"Better?" she asked.

"Much," I answered.

Then neither of us spoke for some time. She remained standing with the weapon trained on me. I heard the children move about behind a large blue door. They seemed impatient. Then I heard one ask, "Has he gone?"

"No," said the woman. "Be quiet."

What spoke next was my nose. And it spoke directly to my stomach and from there to the ocean within. Something was cooking on the stove and now my stomach began to burn for what the nose could smell. The ocean moved about and fanned the flame and finally I had to stand up and walk over to see and smell from closer up.

In a big pot simmered a stew of vegetables and meats. The aroma rising into my nostrils and down into my stomach was almost as vibrant as the tent had been. It demanded not only a feeling but an action from me. I had to bring this stew into my mouth and I had to swallow.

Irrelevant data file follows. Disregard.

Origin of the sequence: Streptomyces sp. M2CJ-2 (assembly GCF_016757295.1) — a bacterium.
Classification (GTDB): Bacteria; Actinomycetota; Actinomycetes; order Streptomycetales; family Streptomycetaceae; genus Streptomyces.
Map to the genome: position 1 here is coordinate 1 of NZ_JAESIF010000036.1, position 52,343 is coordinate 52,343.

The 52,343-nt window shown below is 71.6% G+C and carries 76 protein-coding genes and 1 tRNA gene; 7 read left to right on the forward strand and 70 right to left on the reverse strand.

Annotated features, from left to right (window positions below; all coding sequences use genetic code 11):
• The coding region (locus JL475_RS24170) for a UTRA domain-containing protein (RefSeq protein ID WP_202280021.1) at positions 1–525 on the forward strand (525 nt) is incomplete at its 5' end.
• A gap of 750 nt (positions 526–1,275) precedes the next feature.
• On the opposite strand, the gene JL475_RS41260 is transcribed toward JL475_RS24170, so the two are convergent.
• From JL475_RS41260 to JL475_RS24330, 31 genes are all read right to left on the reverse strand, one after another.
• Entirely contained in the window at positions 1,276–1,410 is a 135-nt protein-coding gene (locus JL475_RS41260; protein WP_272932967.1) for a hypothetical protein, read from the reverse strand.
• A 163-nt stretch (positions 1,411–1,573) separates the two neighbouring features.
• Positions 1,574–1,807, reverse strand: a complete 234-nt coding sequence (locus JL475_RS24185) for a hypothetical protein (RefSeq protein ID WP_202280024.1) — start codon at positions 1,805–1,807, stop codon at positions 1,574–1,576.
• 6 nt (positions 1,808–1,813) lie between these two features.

"Hungry?" she asked.

"If that's what you call it," I said.

"Call what?" she asked.

"The stomach fire."

"Stomach fire?" She laughed. "Good one," she added.

I saw her relax a little more with her laughing, but not so much as to put the weapon away. "I guess you would like some stew?" she said.

"Yes," I said. "Please."

I saw on her face that she asked herself whether to dare. I still was not safe. Then she decided in my favor. "Very well," she said.

She called to the two children behind the door, Lint and Freckle were their names. They entered the large kitchen cautiously. I saw how they had gotten their names. Lint was a girl with the same color hair as the little girl across the avenue, like straw, shining almost of it own. This is the hair I had seen in the dark from the outside. Freckle, a boy perhaps a little older than his sister, was all freckles and red, bushy hair.